A new article by Professor Stephen Joseph and Dr David Murphy has been published in in the Journal of Loss and Trauma.
Two studies (n = 73, n = 132) explored the association between sense of humour and trauma related well-being outcomes. It was found that sense of humour was not associated with reports of posttraumatic growth as measured by the Posttraumatic Growth Inventory (PTGI). Self-enhancing humour was positively associated with positive changes as measured by the CiOQ-P. Benign humour styles were associated negatively with emotion regulation difficulties and negative changes (CiOQ-N). Self-defeating humour was associated positively with negative changes, avoidant states and emotion regulation difficulties. The results suggest that self-enhancing humour could be helpful in order to cope with trauma.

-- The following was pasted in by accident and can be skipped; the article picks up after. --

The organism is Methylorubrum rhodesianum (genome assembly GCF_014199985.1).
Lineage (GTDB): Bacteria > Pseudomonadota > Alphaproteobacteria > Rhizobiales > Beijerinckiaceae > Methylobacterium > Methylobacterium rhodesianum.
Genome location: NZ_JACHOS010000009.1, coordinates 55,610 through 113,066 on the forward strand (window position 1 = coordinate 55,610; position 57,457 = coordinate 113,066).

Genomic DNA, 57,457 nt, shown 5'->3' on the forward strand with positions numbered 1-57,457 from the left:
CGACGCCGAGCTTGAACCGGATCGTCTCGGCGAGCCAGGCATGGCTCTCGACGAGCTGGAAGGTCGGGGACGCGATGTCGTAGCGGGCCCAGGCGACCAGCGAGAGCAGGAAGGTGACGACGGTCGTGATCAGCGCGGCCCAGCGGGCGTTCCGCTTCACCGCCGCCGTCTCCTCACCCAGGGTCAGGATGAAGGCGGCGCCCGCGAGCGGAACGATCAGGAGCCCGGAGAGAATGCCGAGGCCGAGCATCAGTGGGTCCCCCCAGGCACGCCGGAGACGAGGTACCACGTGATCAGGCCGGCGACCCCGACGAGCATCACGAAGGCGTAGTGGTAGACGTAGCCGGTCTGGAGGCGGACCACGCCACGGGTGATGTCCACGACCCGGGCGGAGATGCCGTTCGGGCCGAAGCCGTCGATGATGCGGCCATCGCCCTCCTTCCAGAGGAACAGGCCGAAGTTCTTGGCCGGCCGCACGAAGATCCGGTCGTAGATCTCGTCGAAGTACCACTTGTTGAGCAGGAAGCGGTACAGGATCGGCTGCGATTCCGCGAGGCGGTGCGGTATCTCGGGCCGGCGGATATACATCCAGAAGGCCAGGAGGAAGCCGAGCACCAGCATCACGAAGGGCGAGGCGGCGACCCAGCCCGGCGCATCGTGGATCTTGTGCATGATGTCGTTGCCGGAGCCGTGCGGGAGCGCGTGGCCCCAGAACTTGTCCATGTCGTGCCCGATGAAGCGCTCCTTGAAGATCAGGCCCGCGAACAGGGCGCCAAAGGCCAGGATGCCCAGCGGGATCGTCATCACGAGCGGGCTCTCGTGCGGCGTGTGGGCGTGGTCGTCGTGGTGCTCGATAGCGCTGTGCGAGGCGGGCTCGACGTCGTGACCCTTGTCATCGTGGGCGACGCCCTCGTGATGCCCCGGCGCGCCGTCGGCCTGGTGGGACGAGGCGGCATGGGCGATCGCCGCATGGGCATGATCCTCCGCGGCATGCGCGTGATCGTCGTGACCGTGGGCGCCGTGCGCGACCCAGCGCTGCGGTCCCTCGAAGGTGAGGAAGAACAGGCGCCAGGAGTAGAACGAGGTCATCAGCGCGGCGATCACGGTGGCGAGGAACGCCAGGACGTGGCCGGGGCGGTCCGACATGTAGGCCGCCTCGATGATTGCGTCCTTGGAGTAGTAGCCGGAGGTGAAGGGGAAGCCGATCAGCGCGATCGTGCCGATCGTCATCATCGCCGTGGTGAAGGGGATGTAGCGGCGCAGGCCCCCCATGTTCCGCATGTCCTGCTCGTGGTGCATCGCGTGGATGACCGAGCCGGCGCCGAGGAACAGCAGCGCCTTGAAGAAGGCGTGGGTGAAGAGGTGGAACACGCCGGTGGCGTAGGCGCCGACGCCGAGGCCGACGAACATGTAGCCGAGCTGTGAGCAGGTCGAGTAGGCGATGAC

Read the full article
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